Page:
These 8 'Space-Savers' Actually Make Your Home Feel Smaller

Our living-small expert shares her personal experiences with popular hacks.

August 23, 2021
Photo by Rocky Luten

No Space Too Small is a brand new column by Laura Fenton that celebrates the idea that you can live well in a small home. Each month, Laura will share her practical findings from years of observing how people live in tight spaces, and her own everyday experiences of living small—from the hunt for the perfect tiny desk and managing everyday clutter to how to smooth the frustrations out of cooking in a galley kitchen.

“20 Small-Space Hacks You've Never Seen Before!” “The 50 Most Clever Small-Space Hacks of All Time!” Headlines like these get me every single time. If I see an article that promises space-saving ideas, I always fall for the bait and click through. As a long-time small-space dweller, I am forever hoping there’s some new trick or tip that’s going to help me make better use of my space (and occasionally there is!). And while I love reading about a good space-saving hack, sometimes the advice I see doesn’t quite fit right.

Just because a hack lets you fit more into your home, doesn’t mean it’s a good idea—in fact these “space savers” often result in a room that feels cramped. I know because I’ve tried several. For example, the advice to use a wall-mounted pot rack is, in fact, a good way to store more in a small kitchen, but when I hung a pot rack in my tiny Brooklyn kitchen years ago, I quickly discovered that crowded walls make a kitchen feel tiny (and that I was better off editing my kitchen tools down and stashing some skillets in the oven).

I’m sharing eight small-space hacks I’ve tried and found lacking. However, what didn’t work for me, might work for you, so take the advice you find useful, and ignore the rest! I’ll give you my reason, so you can decide for yourself.

The hack: Use the wall space for kitchen storage

My experience: Beyond the pot rack, any vertical storage in the kitchen walks a fine line between maximizing your storage and crowding your spaces. (Apologies to Julia Child, but her famous pegboard gives me claustrophobia) To make this hack work, be very selective about what you hang and where you hang it. In my own apartment, the wall-mounted knife rack and pot holder hooks are all strategically out of view of my living room, and I’ve still got a stack of skillets stashed in the oven because I’d rather shuffle them out on the rare occasion I bake than look at them hanging on the wall.

The hack: Hang hooks to maximize storage in the entryway

My experience: A row of hooks or a peg rail in the entryway is a clutter magnet. I feel like I should apologize if you tried this hack and were disappointed. For years I worked at lifestyle magazines and helped produce photographs of entryways with hooks that featured a cute backpack, one perfectly draped jacket, and a scarf. But in real life stuff is much less lovely to look at than the props stylists spent hours choosing—and therefore is better hidden behind closet or cabinet doors—and we have way more stuff than you see in those magazine photos.

The hack: Divide a room into zones with area rugs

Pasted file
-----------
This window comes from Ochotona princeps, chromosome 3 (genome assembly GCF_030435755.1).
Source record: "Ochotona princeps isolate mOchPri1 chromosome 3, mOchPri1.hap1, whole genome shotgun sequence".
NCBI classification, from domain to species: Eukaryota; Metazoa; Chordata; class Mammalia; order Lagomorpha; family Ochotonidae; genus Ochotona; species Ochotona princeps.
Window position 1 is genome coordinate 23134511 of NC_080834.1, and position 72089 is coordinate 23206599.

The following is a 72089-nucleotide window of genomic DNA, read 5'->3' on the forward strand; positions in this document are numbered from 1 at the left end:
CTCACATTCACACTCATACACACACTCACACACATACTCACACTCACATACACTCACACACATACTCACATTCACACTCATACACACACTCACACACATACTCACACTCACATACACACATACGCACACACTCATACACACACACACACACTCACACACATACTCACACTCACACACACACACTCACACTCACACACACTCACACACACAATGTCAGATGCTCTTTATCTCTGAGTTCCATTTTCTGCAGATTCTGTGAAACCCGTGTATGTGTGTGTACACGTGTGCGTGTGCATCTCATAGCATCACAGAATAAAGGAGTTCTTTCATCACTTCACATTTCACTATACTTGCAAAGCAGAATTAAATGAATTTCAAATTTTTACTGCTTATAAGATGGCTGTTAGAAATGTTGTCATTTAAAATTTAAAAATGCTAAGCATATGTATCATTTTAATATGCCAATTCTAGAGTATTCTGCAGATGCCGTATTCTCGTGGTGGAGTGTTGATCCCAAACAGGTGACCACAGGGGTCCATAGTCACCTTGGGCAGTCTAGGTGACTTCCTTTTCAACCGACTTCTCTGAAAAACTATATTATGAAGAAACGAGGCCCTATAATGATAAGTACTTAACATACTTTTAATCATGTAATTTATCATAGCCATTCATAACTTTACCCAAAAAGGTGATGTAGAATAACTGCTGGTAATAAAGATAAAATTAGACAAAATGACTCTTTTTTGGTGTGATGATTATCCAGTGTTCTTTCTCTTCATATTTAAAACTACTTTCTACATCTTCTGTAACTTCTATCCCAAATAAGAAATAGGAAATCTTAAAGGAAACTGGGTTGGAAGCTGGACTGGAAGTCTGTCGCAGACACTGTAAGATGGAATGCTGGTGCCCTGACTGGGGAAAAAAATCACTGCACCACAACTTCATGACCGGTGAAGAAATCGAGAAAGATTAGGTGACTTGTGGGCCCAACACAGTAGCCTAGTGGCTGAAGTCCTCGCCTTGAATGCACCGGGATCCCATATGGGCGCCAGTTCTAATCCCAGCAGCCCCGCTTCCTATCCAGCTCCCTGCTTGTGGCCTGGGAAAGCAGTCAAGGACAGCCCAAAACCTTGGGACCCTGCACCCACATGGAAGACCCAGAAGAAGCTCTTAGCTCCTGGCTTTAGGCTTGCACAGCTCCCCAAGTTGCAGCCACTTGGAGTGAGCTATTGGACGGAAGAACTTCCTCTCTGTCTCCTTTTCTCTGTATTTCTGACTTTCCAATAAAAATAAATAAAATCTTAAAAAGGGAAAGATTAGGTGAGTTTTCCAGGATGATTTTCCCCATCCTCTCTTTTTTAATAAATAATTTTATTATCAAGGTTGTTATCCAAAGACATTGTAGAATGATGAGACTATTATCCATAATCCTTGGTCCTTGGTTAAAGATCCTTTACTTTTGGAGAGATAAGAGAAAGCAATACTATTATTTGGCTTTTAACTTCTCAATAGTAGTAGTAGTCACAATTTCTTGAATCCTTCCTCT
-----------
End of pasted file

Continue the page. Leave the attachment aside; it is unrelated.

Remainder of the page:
My experience: Lots of little rugs look dinky and cluttered. The thinking behind this advice is that area rugs can create rooms within a room, but guys, I’ve tried it, and a bunch of smaller rugs just makes the room look busy and jumbled. I’ve come to believe one large area rug will always make a room look more spacious than several small ones. If you have a smaller area rug that you love, consider layering it over a larger rug that fills the room—this will soften the visual islands small rugs create.

The hack: Paint everything white

My experience: All-white everything looks flat—and that can make a room feel small. Don’t get me wrong, I love white: Elsie de Wolf’s famous quote ““I believe in plenty of optimism and white paint,” could easily have been my own (I even included it in my book!), but a full-on white out can go awry. I’ve always favored white walls and I have painted many thrift store furniture finds white, but what I have learned over the years is that you also need contrast and texture to give that white-on-white depth. In my own apartment, we opted to paint the doors a glossy black—not only for the contrast, but to disguise the 75 years of paint that was more visible when the doors were white. If you’re really committed to all white, play with texture in your textiles, use different sheens of paint for walls and trim, and layer different shades of white for some depth.

The hack: Use a rolling cart to store arts & crafts supplies

My experience: The cart is an unwieldy space hog. I’m calling this one out because someone suggested it in a comment on my first No Space Too Small column, and I too once believed this was a good idea. Upon the recommendation of organizing experts, I wrote about this “solution” in magazines, but when I went to try it out in person it was a total fail. First of all, those rolling carts? They actually take up a lot of space! The hack promoters (myself included) will say “roll it out when you need it” but from where? I personally do not have that much spare space in a closet. Worse still, I found the popular rolling cart to be a terrible way to store my family's arts and crafts supplies: There was way too much wasted space.